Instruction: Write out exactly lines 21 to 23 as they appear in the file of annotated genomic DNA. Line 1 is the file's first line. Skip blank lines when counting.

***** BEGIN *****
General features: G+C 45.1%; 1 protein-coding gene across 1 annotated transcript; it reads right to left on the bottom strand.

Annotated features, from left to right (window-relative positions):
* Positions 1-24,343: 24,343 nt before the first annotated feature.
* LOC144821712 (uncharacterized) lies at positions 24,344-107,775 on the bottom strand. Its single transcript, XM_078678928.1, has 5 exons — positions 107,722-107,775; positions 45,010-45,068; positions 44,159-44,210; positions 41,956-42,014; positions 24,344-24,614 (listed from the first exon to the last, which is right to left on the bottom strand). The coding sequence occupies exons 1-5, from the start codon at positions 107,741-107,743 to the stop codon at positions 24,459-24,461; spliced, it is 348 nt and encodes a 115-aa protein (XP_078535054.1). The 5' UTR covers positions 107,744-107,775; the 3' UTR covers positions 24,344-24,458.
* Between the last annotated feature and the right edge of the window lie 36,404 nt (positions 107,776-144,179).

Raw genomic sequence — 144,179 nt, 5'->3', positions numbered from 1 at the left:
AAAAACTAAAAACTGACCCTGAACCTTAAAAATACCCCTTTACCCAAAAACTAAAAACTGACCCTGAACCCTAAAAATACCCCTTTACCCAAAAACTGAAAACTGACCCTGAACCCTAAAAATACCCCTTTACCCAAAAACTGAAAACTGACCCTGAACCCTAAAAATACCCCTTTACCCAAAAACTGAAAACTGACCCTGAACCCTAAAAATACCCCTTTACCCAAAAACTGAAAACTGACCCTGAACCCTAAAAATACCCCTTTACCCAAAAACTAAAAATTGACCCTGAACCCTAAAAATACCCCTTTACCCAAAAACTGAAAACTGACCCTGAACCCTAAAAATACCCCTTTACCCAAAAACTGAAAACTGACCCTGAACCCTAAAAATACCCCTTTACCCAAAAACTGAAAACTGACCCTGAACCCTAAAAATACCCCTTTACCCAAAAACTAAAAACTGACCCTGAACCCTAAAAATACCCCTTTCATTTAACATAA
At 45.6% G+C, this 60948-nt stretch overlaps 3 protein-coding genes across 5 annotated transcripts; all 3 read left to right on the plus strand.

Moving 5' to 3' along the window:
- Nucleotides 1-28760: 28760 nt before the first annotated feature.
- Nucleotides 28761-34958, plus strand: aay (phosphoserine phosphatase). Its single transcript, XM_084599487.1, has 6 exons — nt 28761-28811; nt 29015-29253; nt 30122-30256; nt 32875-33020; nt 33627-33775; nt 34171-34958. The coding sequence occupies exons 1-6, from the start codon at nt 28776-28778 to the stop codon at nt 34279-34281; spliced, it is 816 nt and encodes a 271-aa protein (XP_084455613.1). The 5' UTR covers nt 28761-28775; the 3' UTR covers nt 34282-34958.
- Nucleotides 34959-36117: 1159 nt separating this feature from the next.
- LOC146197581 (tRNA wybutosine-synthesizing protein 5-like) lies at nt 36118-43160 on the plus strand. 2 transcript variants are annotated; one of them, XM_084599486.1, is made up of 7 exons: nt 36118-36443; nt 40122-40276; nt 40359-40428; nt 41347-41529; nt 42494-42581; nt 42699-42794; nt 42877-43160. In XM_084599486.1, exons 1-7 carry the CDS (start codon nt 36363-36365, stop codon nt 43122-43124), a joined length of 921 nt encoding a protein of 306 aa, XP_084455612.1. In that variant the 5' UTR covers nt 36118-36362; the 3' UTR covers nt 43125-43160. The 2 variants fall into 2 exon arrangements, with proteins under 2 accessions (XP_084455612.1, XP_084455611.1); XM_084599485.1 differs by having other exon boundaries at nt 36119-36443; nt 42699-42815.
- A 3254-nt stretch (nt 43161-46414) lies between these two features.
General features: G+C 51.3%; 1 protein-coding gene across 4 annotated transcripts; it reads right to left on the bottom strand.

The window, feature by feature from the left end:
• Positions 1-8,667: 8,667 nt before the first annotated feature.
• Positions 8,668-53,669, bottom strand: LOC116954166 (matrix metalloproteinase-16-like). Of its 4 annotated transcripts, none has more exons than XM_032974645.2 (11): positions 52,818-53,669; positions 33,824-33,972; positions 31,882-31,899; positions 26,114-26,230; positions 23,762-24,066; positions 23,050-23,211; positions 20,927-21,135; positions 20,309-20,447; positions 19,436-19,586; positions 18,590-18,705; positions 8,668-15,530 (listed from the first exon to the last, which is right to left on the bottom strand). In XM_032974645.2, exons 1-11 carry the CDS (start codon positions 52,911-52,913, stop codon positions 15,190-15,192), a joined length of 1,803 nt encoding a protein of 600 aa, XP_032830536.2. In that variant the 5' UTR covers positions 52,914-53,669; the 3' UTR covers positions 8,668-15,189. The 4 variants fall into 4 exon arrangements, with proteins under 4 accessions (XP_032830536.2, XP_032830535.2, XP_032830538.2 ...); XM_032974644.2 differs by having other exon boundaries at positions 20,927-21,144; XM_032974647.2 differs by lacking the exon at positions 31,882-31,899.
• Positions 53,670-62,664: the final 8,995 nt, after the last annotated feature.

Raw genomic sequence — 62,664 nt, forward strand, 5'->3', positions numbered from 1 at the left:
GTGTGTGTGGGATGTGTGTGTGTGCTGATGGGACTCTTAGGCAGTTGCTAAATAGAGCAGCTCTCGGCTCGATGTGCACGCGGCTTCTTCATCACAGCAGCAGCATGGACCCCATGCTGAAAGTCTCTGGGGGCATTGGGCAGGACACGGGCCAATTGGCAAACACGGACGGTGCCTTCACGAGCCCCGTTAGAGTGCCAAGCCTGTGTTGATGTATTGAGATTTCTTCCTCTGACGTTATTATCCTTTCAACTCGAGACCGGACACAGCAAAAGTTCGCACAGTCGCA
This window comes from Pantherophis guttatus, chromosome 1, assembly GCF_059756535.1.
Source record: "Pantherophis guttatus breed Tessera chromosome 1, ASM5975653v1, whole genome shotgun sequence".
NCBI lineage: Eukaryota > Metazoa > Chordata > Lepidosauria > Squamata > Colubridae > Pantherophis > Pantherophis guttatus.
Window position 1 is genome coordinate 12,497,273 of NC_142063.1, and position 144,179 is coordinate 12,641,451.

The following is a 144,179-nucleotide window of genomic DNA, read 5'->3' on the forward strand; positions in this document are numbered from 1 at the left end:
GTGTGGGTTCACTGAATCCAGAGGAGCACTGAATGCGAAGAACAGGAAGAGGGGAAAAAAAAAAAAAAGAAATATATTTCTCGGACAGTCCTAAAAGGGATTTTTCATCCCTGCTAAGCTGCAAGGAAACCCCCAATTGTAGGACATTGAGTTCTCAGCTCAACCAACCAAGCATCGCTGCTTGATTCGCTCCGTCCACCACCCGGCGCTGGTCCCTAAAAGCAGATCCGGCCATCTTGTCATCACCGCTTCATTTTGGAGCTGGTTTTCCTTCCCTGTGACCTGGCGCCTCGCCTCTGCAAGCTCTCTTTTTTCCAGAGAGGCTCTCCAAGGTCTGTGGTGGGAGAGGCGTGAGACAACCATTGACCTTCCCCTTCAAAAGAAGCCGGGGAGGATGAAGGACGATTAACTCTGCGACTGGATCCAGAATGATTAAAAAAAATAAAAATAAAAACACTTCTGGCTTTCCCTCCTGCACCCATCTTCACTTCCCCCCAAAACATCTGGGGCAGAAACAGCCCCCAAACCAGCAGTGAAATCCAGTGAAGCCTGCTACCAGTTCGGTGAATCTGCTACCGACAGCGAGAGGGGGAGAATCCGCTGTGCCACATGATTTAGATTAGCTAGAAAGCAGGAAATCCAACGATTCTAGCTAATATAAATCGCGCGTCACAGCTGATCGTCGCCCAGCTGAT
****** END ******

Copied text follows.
GTGTGTGTGGGATGTGTGTGTGTGCTGATGGGACTCTTAGGCAGTTGCTAAATAGAGCAGCTCTCGGCTCGATGTGCACGCGGCTTCTTCATCACAGCAGCAGCATGGACCCCATGCTGAAAGTCTCTGGGGGCATTGGGCAGGACACGGGCCAATTGGCAAACACGGACGGTGCCTTCACGAGCCCCGTTAGAGTGCCAAGCCTGTGTTGATGTATTGAGATTTCTTCCTCTGACGTTATTATCCTTTCAACTCGAGACCGGACACAGCAAAAGTTCGCACAGTCGCA
This window comes from Pantherophis guttatus, chromosome 1, assembly GCF_059756535.1.
Source record: "Pantherophis guttatus breed Tessera chromosome 1, ASM5975653v1, whole genome shotgun sequence".